lu: F193.


The name of PARR is derived from the residence of the owners of the township of Parr, in the parish of Prescot, County Lancaster, England. {S19}.

Some historians have suggested that it was originally a corruption of the baptismal name of Pierre, the French form of Peter {S19}, but there seems to be no basis for this theory.

In ancient records the name appears in the various forms of PAR, PARE, (PARYE-S12)and PARRE, as well as in the now generally used spelling of Parr. {S19}. Other spellings of PAIR, PARE, PEAR, PARRISH, or even PARRY have been suggested, but so far do not seem to be related.

Early seated in the English Counties of Lancaster, Chester, Leicester, Northampton, Westmoreland, Devon, Salop, and Survey, as well as in the city and vicinity of London, the family belonged, in large part, to the landed gentry and nobility of Great Britain.{S19}.

The earliest definite records of the name in England include those of Henry de Par, who was living at Parr, in the County of Lancaster, as early as 1216; those of another Henry de Par, of the same place, in 1318; those of Richard de Par of Lancashire in 1338; those of Alan de Par of Lancashire during the reign of Edward III (circa 1327-1377); and those of Sir John de Parre who was living at Parr, County Lancaster about 1350. {S19}.



    Parr. Marquis of Northampton. Argent, two bars azure within a bordure engrailed sable.

    An ancient coat of arms of the English family of Parr is described in heraldic terms as follows (Burke, Encyclopaedia of Heraldry. 1944):
    ARMS. -- Argent, two bars azure, a bordure engrailed sable.
    CREST. -- A female's head couped below the shoulders, habited azure, on her head a wreath of roses (alternately argent and gules).


    Kempnall Hall (Kemporoughe, Kempnough) is in the township of WORSLEY, in the parish of Eccles, hundred of Salford, S. division of Lancashire, 7 miles (W. by N.) from Manchester, on the road to Leigh and Wigan.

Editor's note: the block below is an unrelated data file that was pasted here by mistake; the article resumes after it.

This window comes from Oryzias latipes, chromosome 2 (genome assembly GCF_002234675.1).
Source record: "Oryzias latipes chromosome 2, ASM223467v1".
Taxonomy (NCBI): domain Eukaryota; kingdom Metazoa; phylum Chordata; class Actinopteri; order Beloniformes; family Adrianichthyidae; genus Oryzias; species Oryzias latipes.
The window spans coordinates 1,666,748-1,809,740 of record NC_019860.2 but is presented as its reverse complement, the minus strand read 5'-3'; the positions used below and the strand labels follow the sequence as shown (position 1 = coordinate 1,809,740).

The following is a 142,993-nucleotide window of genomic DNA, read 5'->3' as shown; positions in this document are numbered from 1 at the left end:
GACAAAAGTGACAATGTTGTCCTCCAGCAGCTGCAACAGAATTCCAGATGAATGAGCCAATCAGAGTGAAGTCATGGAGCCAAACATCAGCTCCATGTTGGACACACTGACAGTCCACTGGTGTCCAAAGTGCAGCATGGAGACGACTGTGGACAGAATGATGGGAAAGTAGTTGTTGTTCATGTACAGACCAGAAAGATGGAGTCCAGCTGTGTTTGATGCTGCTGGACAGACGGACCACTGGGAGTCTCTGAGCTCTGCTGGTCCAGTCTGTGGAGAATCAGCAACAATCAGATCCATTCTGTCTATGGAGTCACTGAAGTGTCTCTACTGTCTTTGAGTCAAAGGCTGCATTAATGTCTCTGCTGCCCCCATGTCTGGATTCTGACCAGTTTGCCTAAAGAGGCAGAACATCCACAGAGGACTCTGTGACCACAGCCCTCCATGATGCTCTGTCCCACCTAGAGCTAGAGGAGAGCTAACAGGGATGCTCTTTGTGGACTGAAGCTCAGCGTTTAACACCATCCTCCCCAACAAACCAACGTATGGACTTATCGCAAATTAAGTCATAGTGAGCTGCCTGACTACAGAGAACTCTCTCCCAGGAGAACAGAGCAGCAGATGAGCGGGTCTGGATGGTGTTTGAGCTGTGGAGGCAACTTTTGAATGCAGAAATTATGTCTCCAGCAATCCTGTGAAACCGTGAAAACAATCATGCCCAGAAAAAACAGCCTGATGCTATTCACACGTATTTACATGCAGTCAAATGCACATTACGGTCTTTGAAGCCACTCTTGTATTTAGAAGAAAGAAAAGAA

Kendal Castle was in existence by 1184 when it passed by Marriage to Gilbert Fitz Reinfred, and it was he who constructed it in stone. After that the castle had several owners: 1215 taken by the Crown; given back to William de Lancaster, son of Gilbert; 1246, Peter de Brus; 1272, the Ros family; 1383, the Parr family; 1553 the Crown again, then back to the Parrs in 1559; 1571 back to the Crown. By this time it was falling down. Not until 1813 was any work carried out to prevent further collapse.

    Cleworth Hall is near Manchester.
    Cleworth Hall Colliery. (closed in 1961) in Tyldesley.

    The Parish of Tyldesley in the County of Lancashire

    A parochial district in the hundred of WEST DERBY, county palatine of LANCASTER, 2-1/2 miles (E.N.E.) from Leigh, containing 4,325 inhabitants. In 1827, the township of Tyldesley was erected into a district parish, as regards ecclesiastical affairs.

    The living is a perpetual curacy, in the archdeaconry and diocese of Chester, endowed with £600 private benefaction, and £1600 royal bounty, and in the patronage of Lord Lilford.

    The church, dedicated to St. George, was erected by the commissioners for promoting the building of additional churches, at an expense of more than £12,000, and will accommodate two thousand persons: it is a chaste and handsome structure, designed by Smirke, in the later style of English architecture, with a spire rising to the height of one hundred and fifty feet, and was consecrated in September 1825.

    The site was presented by the late Thomas Johnson, Esq.; and the munificence of George Ormerod, Esq. has supplied the enclosure of the cemetery, a peal of six fine-toned bells, three beautiful painted windows, an organ, an elegant communion cloth, &c.; the communion plate was the gift of Mrs. Ormerod.

    There are places of worship for those in the connexion of the late Countess of Huntingdon, and Wesleyan Methodists.

    The freehold of the village belonged originally to the family of Tildesley; the present proprietor is George Ormerod, Esq.: about half a century ago, its population consisted of only three families; it is now estimated at about three thousand individuals, and is still increasing.